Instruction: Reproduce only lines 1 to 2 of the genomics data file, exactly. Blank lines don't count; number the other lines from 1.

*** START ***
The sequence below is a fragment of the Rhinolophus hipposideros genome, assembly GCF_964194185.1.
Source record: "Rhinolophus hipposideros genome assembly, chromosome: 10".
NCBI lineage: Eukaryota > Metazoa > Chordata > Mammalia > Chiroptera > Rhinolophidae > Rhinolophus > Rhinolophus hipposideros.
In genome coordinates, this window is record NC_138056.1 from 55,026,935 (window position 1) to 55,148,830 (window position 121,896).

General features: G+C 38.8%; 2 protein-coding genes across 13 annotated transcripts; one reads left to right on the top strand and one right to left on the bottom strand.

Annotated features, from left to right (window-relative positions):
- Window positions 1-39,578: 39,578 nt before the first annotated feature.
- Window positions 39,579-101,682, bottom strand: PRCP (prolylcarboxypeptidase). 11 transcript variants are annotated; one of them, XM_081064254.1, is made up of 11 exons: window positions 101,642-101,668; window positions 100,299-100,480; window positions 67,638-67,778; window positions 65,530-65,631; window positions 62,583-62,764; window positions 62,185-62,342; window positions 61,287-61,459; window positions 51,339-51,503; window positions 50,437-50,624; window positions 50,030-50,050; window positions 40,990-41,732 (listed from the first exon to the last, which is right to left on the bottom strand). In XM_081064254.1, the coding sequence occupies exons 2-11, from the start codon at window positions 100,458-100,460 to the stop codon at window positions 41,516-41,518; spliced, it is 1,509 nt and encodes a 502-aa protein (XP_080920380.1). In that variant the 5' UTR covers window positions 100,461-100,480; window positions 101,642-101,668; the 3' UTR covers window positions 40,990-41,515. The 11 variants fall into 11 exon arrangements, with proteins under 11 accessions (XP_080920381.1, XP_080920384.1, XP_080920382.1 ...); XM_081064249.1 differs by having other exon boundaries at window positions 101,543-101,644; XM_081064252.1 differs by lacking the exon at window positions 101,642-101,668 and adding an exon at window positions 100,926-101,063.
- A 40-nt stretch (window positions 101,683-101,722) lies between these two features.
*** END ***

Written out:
The sequence below is a fragment of the Rhinolophus hipposideros genome, assembly GCF_964194185.1.
Source record: "Rhinolophus hipposideros genome assembly, chromosome: 10".